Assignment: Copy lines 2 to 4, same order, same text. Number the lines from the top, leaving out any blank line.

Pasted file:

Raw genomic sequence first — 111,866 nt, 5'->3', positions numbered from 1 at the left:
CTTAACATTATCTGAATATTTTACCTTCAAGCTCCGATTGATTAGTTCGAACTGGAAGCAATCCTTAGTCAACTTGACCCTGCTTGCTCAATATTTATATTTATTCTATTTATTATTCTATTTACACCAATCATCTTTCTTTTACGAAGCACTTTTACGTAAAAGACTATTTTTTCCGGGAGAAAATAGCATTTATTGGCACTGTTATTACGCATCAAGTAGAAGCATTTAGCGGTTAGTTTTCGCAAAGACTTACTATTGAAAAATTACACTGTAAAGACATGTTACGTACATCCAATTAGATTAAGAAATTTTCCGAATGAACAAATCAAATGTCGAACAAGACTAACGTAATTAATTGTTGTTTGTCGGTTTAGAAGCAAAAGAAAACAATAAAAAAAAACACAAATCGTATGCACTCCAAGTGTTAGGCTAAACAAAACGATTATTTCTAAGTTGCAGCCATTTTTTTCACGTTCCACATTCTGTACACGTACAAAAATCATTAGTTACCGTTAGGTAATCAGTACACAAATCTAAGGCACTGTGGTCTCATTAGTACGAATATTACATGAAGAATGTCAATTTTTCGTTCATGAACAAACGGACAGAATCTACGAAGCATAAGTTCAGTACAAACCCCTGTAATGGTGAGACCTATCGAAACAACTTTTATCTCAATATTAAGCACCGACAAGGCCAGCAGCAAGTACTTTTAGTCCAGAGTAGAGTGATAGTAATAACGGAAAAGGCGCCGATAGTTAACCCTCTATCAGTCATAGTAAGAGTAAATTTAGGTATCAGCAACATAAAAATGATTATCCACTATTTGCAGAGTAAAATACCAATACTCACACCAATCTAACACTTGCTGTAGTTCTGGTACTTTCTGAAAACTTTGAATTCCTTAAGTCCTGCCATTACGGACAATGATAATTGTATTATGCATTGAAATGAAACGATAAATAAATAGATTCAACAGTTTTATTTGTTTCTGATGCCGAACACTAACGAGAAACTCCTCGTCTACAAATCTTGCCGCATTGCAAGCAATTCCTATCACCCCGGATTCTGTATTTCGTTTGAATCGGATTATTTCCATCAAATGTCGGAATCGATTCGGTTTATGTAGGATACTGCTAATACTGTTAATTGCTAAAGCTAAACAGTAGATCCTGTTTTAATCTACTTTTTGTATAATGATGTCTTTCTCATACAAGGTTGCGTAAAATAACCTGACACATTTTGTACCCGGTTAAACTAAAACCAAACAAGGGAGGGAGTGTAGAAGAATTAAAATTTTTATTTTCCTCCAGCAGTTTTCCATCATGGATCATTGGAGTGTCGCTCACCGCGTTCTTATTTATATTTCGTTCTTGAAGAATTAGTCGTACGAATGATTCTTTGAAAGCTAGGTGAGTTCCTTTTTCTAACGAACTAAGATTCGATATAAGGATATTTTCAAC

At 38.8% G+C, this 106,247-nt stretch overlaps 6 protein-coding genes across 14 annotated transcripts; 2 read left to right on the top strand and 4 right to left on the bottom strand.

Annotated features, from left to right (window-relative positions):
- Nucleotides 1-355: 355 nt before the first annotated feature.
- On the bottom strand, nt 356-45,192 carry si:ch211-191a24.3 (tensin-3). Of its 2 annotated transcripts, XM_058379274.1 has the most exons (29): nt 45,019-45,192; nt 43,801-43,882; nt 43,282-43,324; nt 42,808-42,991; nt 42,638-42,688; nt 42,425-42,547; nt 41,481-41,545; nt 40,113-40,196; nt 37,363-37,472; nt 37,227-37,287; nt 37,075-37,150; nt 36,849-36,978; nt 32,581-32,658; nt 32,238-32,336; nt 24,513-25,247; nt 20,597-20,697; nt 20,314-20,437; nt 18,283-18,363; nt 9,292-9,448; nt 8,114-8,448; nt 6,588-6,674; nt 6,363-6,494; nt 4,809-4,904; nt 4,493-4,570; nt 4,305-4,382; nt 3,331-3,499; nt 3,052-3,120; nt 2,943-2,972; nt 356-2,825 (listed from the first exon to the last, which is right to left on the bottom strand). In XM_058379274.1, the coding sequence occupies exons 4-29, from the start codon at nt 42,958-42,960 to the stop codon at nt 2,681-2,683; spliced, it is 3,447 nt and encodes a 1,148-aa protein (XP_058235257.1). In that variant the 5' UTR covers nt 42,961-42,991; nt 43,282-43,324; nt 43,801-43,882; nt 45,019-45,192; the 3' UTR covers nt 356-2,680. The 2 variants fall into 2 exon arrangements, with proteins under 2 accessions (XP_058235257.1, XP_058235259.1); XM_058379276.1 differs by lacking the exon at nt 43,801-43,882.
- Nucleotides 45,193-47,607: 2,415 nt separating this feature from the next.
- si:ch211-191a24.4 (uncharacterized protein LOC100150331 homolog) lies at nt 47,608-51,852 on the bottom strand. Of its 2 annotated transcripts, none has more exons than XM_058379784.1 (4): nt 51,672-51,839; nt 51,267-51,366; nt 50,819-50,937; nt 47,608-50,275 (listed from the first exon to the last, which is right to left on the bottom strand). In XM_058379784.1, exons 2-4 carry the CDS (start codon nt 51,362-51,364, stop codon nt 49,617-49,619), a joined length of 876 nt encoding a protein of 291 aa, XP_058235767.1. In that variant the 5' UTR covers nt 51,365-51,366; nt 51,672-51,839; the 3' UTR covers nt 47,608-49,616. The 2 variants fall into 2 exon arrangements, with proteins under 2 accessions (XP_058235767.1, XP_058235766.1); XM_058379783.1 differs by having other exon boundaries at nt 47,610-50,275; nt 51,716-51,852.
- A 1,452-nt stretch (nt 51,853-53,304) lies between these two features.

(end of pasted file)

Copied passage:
CTTAACATTATCTGAATATTTTACCTTCAAGCTCCGATTGATTAGTTCGAACTGGAAGCAATCCTTAGTCAACTTGACCCTGCTTGCTCAATATTTATATTTATTCTATTTATTATTCTATTTACACCAATCATCTTTCTTTTACGAAGCACTTTTACGTAAAAGACTATTTTTTCCGGGAGAAAATAGCATTTATTGGCACTGTTATTACGCATCAAGTAGAAGCATTTAGCGGTTAGTTTTCGCAAAGACTTACTATTGAAAAATTACACTGTAAAGACATGTTACGTACATCCAATTAGATTAAGAAATTTTCCGAATGAACAAATCAAATGTCGAACAAGACTAACGTAATTAATTGTTGTTTGTCGGTTTAGAAGCAAAAGAAAACAATAAAAAAAAACACAAATCGTATGCACTCCAAGTGTTAGGCTAAACAAAACGATTATTTCTAAGTTGCAGCCATTTTTTTCACGTTCCACATTCTGTACACGTACAAAAATCATTAGTTACCGTTAGGTAATCAGTACACAAATCTAAGGCACTGTGGTCTCATTAGTACGAATATTACATGAAGAATGTCAATTTTTCGTTCATGAACAAACGGACAGAATCTACGAAGCATAAGTTCAGTACAAACCCCTGTAATGGTGAGACCTATCGAAACAACTTTTATCTCAATATTAAGCACCGACAAGGCCAGCAGCAAGTACTTTTAGTCCAGAGTAGAGTGATAGTAATAACGGAAAAGGCGCCGATAGTTAACCCTCTATCAGTCATAGTAAGAGTAAATTTAGGTATCAGCAACATAAAAATGATTATCCACTATTTGCAGAGTAAAATACCAATACTCACACCAATCTAACACTTGCTGTAGTTCTGGTACTTTCTGAAAACTTTGAATTCCTTAAGTCCTGCCATTACGGACAATGATAATTGTATTATGCATTGAAATGAAACGATAAATAAATAGATTCAACAGTTTTATTTGTTTCTGATGCCGAACACTAACGAGAAACTCCTCGTCTACAAATCTTGCCGCATTGCAAGCAATTCCTATCACCCCGGATTCTGTATTTCGTTTGAATCGGATTATTTCCATCAAATGTCGGAATCGATTCGGTTTATGTAGGATACTGCTAATACTGTTAATTGCTAAAGCTAAACAGTAGATCCTGTTTTAATCTACTTTTTGTATAATGATGTCTTTCTCATACAAGGTTGCGTAAAATAACCTGACACATTTTGTACCCGGTTAAACTAAAACCAAACAAGGGAGGGAGTGTAGAAGAATTAAAATTTTTATTTTCCTCCAGCAGTTTTCCATCATGGATCATTGGAGTGTCGCTCACCGCGTTCTTATTTATATTTCGTTCTTGAAGAATTAGTCGTACGAATGATTCTTTGAAAGCTAGGTGAGTTCCTTTTTCTAACGAACTAAGATTCGATATAAGGATATTTTCAAC

At 38.8% G+C, this 106,247-nt stretch overlaps 6 protein-coding genes across 14 annotated transcripts; 2 read left to right on the top strand and 4 right to left on the bottom strand.

Annotated features, from left to right (window-relative positions):